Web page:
4 credit score myths you can’t afford to believe


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Your credit score isn’t just a random number, it’s an indication of how reliable your borrowing is. The higher your credit score, the more likely you are to get approval to open a credit card, take out a mortgage, or borrow money with a personal loan. So you can’t afford to buy into the many myths that circulate about credit scores. Here are some of those myths, debunked.

1. Closing credit cards is good for your score

You might assume that having fewer credit cards is good for your score because it means you spend and borrow less. In fact, closing accounts can hurt your score in two ways.

First, canceling cards means losing the credit they give you. And an important factor in calculating your credit score is your credit utilization rate, which measures your available credit versus the amount you’ve borrowed. If you close a card with a spending limit of $ 3,000, for example, your credit utilization rate increases as the amount of available credit decreases, and that’s not a good thing – keep that ratio at. less than 30% to avoid impacting your score.

Another problem with closing credit cards is the length of your credit history is also part of your score calculation. If you close an account you’ve held for a long time, your score could take a hit.

2. Checking Your Credit Report Hurts Your Score

It’s a good idea to check your credit report every few months to spot any fraudulent activity and see where your loan balances are. Checking your credit report won’t hurt your credit score, so don’t let anyone convince you.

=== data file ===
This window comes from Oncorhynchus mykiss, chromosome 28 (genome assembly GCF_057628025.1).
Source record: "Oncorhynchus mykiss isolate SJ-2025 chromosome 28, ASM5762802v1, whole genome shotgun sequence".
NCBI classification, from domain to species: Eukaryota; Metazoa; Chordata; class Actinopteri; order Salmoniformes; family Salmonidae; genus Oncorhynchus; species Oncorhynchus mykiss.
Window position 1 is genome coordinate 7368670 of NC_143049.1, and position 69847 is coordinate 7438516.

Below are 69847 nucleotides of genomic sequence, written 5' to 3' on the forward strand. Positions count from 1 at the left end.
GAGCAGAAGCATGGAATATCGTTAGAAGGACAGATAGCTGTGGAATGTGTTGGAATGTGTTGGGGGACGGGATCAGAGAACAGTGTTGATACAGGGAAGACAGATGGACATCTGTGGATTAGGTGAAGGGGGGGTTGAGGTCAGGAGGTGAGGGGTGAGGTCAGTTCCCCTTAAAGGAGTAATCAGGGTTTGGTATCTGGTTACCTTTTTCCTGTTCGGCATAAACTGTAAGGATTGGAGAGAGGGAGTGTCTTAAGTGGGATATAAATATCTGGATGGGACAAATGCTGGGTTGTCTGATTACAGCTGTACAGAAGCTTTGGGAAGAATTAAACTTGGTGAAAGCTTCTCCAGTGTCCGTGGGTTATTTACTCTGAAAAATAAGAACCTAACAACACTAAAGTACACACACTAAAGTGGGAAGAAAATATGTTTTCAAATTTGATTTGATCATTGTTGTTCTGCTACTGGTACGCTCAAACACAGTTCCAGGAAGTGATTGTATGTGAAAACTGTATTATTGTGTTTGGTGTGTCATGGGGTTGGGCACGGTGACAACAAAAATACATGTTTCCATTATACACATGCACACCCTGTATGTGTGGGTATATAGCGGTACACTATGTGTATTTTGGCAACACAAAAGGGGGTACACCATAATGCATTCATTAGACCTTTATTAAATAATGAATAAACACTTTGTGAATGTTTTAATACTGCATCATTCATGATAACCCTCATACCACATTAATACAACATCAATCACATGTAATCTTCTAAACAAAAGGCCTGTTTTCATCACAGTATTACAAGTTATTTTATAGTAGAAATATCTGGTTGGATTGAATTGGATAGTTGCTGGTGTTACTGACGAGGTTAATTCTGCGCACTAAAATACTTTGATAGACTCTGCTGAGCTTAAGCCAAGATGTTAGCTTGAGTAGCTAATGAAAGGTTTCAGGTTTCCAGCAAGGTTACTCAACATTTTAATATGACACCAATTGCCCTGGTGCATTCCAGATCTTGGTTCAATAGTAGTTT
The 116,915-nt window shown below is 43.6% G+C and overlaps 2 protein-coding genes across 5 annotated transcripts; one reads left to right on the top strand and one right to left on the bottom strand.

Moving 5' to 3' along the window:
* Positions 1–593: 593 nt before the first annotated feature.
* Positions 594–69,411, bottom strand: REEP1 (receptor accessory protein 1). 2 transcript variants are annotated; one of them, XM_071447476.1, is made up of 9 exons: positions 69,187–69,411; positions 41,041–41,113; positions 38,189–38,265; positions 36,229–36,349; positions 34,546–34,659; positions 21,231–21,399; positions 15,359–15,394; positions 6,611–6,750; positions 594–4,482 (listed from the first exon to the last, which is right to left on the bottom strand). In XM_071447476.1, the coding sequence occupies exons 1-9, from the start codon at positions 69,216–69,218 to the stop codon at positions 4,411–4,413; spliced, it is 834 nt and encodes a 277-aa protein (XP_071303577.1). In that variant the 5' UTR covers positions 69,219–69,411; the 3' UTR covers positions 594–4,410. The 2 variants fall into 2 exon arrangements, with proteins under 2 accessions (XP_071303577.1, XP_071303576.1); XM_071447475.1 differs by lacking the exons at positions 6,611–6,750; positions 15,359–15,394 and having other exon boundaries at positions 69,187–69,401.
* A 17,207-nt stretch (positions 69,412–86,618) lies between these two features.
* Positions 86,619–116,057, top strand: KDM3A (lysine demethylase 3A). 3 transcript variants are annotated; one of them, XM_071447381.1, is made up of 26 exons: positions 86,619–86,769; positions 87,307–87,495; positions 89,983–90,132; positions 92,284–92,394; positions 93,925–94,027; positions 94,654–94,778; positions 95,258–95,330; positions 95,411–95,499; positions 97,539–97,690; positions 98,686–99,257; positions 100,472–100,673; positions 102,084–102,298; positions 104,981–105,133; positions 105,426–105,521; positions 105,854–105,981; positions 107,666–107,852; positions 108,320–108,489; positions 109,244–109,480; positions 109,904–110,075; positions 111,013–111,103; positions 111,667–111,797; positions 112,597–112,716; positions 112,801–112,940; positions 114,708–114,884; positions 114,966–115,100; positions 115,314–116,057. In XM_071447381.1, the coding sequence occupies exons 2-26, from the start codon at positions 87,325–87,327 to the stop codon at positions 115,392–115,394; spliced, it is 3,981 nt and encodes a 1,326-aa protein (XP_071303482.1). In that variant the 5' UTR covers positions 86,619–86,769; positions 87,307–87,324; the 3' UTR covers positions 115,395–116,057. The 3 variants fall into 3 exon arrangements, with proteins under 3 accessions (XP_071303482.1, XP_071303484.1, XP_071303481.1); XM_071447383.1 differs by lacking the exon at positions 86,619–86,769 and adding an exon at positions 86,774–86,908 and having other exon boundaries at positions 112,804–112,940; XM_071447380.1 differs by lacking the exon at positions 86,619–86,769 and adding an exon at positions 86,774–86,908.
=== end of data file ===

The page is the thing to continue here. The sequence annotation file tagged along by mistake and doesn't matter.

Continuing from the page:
On the flip side, when a credit card issuer or mortgage lender checks your credit report, it’s a tough investigation, and it’ll lower your score a bit. That’s why it’s a good idea not to apply for too many new loans or credit cards at once. But checking your own credit report shouldn’t be a problem at all.

3. The more you earn, the higher your score.

Income has nothing to do with your credit score. Rather, your credit score measures how well you pay your bills and manage your credit. While earning more money can make you more likely to face your bills, it is possible to be quite wealthy and pay your bills late, or accept too many bills and fall behind.

4. You and your spouse share a credit score

Married couples can share a lot, but a credit score isn’t one of them. When you get married, you always have your own credit score, just like your spouse. If you have joint debts like a mortgage, the way you manage them affects your credit rating the same way. In other words, if you fall behind on your home loan, your score will suffer, as will your spouse’s. But you can have a good credit score while your spouse has a bad score, or vice versa.

The more you know about credit scores, the better able you are to improve yours or keep it in good shape. Do not believe the above myths, although they may seem logical.

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